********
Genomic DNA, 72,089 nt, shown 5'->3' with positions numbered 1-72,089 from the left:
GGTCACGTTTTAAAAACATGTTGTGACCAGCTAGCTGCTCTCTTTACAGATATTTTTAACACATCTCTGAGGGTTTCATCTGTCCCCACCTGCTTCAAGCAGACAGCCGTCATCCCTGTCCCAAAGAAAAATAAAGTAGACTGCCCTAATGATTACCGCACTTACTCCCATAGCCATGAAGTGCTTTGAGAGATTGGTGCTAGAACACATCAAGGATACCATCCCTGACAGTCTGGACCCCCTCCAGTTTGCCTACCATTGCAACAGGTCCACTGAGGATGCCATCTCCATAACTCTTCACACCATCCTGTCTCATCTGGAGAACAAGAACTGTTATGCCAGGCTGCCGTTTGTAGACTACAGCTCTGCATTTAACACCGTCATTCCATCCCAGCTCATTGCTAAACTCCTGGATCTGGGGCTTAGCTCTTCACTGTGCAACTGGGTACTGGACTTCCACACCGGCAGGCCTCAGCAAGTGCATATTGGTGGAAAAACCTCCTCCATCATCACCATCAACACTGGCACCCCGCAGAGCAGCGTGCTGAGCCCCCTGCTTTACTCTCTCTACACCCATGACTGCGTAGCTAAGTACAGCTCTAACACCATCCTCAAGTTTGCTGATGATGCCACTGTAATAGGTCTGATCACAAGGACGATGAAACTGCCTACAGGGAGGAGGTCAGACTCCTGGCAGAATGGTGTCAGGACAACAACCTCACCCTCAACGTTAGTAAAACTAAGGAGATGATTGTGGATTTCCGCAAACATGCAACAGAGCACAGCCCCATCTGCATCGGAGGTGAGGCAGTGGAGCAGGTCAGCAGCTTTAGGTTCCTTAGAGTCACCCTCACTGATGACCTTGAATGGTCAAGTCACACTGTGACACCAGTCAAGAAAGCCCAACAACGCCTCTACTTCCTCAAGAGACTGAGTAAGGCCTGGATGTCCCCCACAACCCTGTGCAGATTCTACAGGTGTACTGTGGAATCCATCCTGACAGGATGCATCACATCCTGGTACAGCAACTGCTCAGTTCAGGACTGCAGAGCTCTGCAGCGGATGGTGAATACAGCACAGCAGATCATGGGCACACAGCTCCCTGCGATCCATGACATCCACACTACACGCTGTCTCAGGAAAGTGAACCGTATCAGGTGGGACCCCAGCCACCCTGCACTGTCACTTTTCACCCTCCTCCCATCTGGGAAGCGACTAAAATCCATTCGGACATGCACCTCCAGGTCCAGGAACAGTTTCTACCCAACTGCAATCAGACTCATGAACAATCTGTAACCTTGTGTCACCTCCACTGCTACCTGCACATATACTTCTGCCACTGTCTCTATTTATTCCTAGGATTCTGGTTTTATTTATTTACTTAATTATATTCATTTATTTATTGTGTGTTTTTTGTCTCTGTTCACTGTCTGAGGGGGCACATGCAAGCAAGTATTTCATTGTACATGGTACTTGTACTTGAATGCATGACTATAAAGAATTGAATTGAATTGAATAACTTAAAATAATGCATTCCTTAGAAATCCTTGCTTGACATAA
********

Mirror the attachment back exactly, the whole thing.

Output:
Genomic DNA, 72,089 nt, shown 5'->3' with positions numbered 1-72,089 from the left:
GGTCACGTTTTAAAAACATGTTGTGACCAGCTAGCTGCTCTCTTTACAGATATTTTTAACACATCTCTGAGGGTTTCATCTGTCCCCACCTGCTTCAAGCAGACAGCCGTCATCCCTGTCCCAAAGAAAAATAAAGTAGACTGCCCTAATGATTACCGCACTTACTCCCATAGCCATGAAGTGCTTTGAGAGATTGGTGCTAGAACACATCAAGGATACCATCCCTGACAGTCTGGACCCCCTCCAGTTTGCCTACCATTGCAACAGGTCCACTGAGGATGCCATCTCCATAACTCTTCACACCATCCTGTCTCATCTGGAGAACAAGAACTGTTATGCCAGGCTGCCGTTTGTAGACTACAGCTCTGCATTTAACACCGTCATTCCATCCCAGCTCATTGCTAAACTCCTGGATCTGGGGCTTAGCTCTTCACTGTGCAACTGGGTACTGGACTTCCACACCGGCAGGCCTCAGCAAGTGCATATTGGTGGAAAAACCTCCTCCATCATCACCATCAACACTGGCACCCCGCAGAGCAGCGTGCTGAGCCCCCTGCTTTACTCTCTCTACACCCATGACTGCGTAGCTAAGTACAGCTCTAACACCATCCTCAAGTTTGCTGATGATGCCACTGTAATAGGTCTGATCACAAGGACGATGAAACTGCCTACAGGGAGGAGGTCAGACTCCTGGCAGAATGGTGTCAGGACAACAACCTCACCCTCAACGTTAGTAAAACTAAGGAGATGATTGTGGATTTCCGCAAACATGCAACAGAGCACAGCCCCATCTGCATCGGAGGTGAGGCAGTGGAGCAGGTCAGCAGCTTTAGGTTCCTTAGAGTCACCCTCACTGATGACCTTGAATGGTCAAGTCACACTGTGACACCAGTCAAGAAAGCCCAACAACGCCTCTACTTCCTCAAGAGACTGAGTAAGGCCTGGATGTCCCCCACAACCCTGTGCAGATTCTACAGGTGTACTGTGGAATCCATCCTGACAGGATGCATCACATCCTGGTACAGCAACTGCTCAGTTCAGGACTGCAGAGCTCTGCAGCGGATGGTGAATACAGCACAGCAGATCATGGGCACACAGCTCCCTGCGATCCATGACATCCACACTACACGCTGTCTCAGGAAAGTGAACCGTATCAGGTGGGACCCCAGCCACCCTGCACTGTCACTTTTCACCCTCCTCCCATCTGGGAAGCGACTAAAATCCATTCGGACATGCACCTCCAGGTCCAGGAACAGTTTCTACCCAACTGCAATCAGACTCATGAACAATCTGTAACCTTGTGTCACCTCCACTGCTACCTGCACATATACTTCTGCCACTGTCTCTATTTATTCCTAGGATTCTGGTTTTATTTATTTACTTAATTATATTCATTTATTTATTGTGTGTTTTTTGTCTCTGTTCACTGTCTGAGGGGGCACATGCAAGCAAGTATTTCATTGTACATGGTACTTGTACTTGAATGCATGACTATAAAGAATTGAATTGAATTGAATAACTTAAAATAATGCATTCCTTAGAAATCCTTGCTTGACATAA